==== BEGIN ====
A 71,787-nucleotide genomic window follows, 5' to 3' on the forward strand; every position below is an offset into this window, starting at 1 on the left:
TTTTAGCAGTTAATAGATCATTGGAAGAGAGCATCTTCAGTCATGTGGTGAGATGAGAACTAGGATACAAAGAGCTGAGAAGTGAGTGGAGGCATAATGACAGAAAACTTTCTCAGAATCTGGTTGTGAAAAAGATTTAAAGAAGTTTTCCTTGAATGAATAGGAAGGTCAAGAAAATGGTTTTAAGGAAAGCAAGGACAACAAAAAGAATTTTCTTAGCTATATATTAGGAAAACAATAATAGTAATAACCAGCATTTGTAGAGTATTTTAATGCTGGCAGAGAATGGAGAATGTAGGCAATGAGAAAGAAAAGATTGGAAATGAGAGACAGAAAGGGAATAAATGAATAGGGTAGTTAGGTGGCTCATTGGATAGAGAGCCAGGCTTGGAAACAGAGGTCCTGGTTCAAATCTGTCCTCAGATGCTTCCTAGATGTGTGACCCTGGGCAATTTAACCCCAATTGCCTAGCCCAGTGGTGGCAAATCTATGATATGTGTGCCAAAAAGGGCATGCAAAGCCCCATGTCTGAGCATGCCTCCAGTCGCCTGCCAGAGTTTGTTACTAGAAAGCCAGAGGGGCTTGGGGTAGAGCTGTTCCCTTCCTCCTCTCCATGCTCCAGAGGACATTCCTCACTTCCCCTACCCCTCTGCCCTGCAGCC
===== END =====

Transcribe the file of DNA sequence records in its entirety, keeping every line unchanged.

A 71,787-nucleotide genomic window follows, 5' to 3' on the forward strand; every position below is an offset into this window, starting at 1 on the left:
TTTTAGCAGTTAATAGATCATTGGAAGAGAGCATCTTCAGTCATGTGGTGAGATGAGAACTAGGATACAAAGAGCTGAGAAGTGAGTGGAGGCATAATGACAGAAAACTTTCTCAGAATCTGGTTGTGAAAAAGATTTAAAGAAGTTTTCCTTGAATGAATAGGAAGGTCAAGAAAATGGTTTTAAGGAAAGCAAGGACAACAAAAAGAATTTTCTTAGCTATATATTAGGAAAACAATAATAGTAATAACCAGCATTTGTAGAGTATTTTAATGCTGGCAGAGAATGGAGAATGTAGGCAATGAGAAAGAAAAGATTGGAAATGAGAGACAGAAAGGGAATAAATGAATAGGGTAGTTAGGTGGCTCATTGGATAGAGAGCCAGGCTTGGAAACAGAGGTCCTGGTTCAAATCTGTCCTCAGATGCTTCCTAGATGTGTGACCCTGGGCAATTTAACCCCAATTGCCTAGCCCAGTGGTGGCAAATCTATGATATGTGTGCCAAAAAGGGCATGCAAAGCCCCATGTCTGAGCATGCCTCCAGTCGCCTGCCAGAGTTTGTTACTAGAAAGCCAGAGGGGCTTGGGGTAGAGCTGTTCCCTTCCTCCTCTCCATGCTCCAGAGGACATTCCTCACTTCCCCTACCCCTCTGCCCTGCAGCC